Peace is good for all, but why do some still prefer conflict?
Some of you may remember the American think tank called "Project for the New American Century" (PNAC) founded in 1997 by a group of academics and neo-conservative politicians. It advocated for total global military domination by the US four years before the 9/11 terrorist incident. In a letter to President Bill Clinton and others, it demanded action against Iraq including regime change. Many called this letter the blueprint of the Iraq War. Of the 18 who signed it, 10 got senior positions under President George W Bush's administration (e.g., Dick Cheney and Donald Rumsfeld).
Bush took over as the 43rd American president in January 2001. Ominously, PNAC predicted just before the 2000 election that the Middle East's alignment with American interest would come slowly unless there were "some catastrophic and catalysing event, like a new Pearl Harbour." In September, that catastrophe came as the Twin Towers' cataclysmic collapse. America attacked Afghanistan instantly with massive firepower, then Iraq in 2003, both on flimsy grounds and ending in disasters for millions, turning the world into a more dangerous place than before. With its mission accomplished, PNAC slowly disappeared by 2005. However, the neoconservatives and their military-industrial allies are still shaping America's foreign and military policies through other such organisations, such as the Washington DC-based think tank Center for a New American Security (CNAS).
In April, CNAS arranged a war game simulating an all-out Chinese invasion of Taiwan. The exercise concluded that the US should send more arms to Taiwan and build stronger military alliances in the Indo-Pacific with Australia and Japan. It should also shore up its bases in the region with more long-range, precision-guided weapons and under-sea capabilities. Another such organisation is the American Enterprise Institute (AEI). It predicts that Beijing will launch a surprise attack on Taiwan and American targets in the western Pacific.
Instead of ignoring such provocations, Washington is flirting with the possibility of another war that might trigger a worldwide catastrophe. Encouraging Taiwan to declare independence and angering China with high-profile visits is extremely dangerous and irresponsible. A conflict with China over Taiwan will make Ukraine look like a preview, not the war, as Professor Andrew MacLeod of King's College London, has warned.
But both the US and China are now preparing for war. With increasing military might, China is more aggressive than ever in tone and actions. The US is also strengthening its regional alliances and military bases. Once unthinkable, war is now perhaps improbable but not impossible. After years of mutually beneficial economic cooperation, the US declared China a "strategic competitor" in 2017, reflecting the growing influence of the hawks in Washington. Then came the trade war, tech war, and cyber war. The incumbent superpower is now ominously sliding towards a military confrontation with the rising one.
As with any rising power, China wants to be in control of its immediate neighbourhood that includes the South China Sea and, of course, Taiwan, the unfinished task of the Communist victory in 1949. But the US, with the dominant role it has secured after the Second World War, won't let that happen. With the onset of the Ukraine conflict, and with Finland and Sweden's NATO accession, the US is perhaps playing the endgame of the post-WW2 Cold War. It may even end up dismembering Russia, the last bastion of the now defunct Soviet Union. With that, it will get closer to China's western borders through more compliant Central Asian states, bolstering its China containment policy. Since the 1970s, Washington has been playing China against Russia. Now that Russia's power is declining, America's focus has shifted to the remaining adversary: China.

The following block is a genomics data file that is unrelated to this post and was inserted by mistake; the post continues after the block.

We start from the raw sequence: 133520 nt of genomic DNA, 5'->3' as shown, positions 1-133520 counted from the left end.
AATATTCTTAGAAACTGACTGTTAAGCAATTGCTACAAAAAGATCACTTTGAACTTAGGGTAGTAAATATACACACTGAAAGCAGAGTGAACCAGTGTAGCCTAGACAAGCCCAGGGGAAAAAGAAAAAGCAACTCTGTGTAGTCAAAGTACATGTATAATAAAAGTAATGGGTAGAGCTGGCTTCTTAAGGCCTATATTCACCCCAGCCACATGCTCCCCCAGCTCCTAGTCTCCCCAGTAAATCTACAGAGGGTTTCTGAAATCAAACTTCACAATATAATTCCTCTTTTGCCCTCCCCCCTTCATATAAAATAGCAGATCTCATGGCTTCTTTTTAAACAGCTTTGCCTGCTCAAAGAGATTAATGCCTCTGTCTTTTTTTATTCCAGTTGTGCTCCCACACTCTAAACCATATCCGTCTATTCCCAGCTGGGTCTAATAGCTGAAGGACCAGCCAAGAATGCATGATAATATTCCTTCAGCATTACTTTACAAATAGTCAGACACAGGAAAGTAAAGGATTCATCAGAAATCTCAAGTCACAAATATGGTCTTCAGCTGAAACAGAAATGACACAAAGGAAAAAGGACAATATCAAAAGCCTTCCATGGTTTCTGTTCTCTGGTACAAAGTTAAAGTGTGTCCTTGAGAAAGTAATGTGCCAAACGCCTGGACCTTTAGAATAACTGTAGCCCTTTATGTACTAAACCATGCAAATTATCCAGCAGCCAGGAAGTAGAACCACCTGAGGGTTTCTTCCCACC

But with a dominant economy and a commensurate military power, China is doing exactly what every superpower in history has done. The US expanded over the North American continent by war, conquest, and migration. Then it set up overseas empires through the Spanish-American War of 1898 when the European powers were scrambling for colonies in Africa and Asia. The First World War saw the collapse of the German, Russian Czarist, Ottoman, and Austro-Hungarian empires, and the rise of Communist Russia and Nazi Germany. Then followed the Japanese Empire's rise in the 1930s.
During this period, China experienced the "century of humiliation" from 1840 to 1949 when it was at the mercy of Western colonial powers. It ended with a communist victory and the birth of the People's Republic of China (PRC). With its newfound strength, Beijing now wants to rewrite that century from a position of strength.
But make no mistake. The US reaps significant benefits from trading with China. According to US official data, its China-based companies sold products worth USD 379 billion in 2019, more than double the value of US exports to China. With this money, many companies reinvested in R&D to develop cutting-edge technologies bolstering America's position as a leader in innovation. China has also hugely gained from US trade and saw a five-fold economic growth, adjusted for inflation, compared to 2001. It is this growth that has lifted hundreds of millions of Chinese out of poverty.
But there is another crucial aspect of this epic rivalry. Taiwan produces 92 percent of the world's advanced chips that run everything from cars to medical equipment to fighter jets to missiles to satellites to supercomputers. Both America and China want to control it, even if that involves war. Without advanced chips, there will be no superpower.
Dr Sayeed Ahmed is a consulting engineer and the CEO of Bayside Analytix, a technology-focused strategy and management consulting organisation.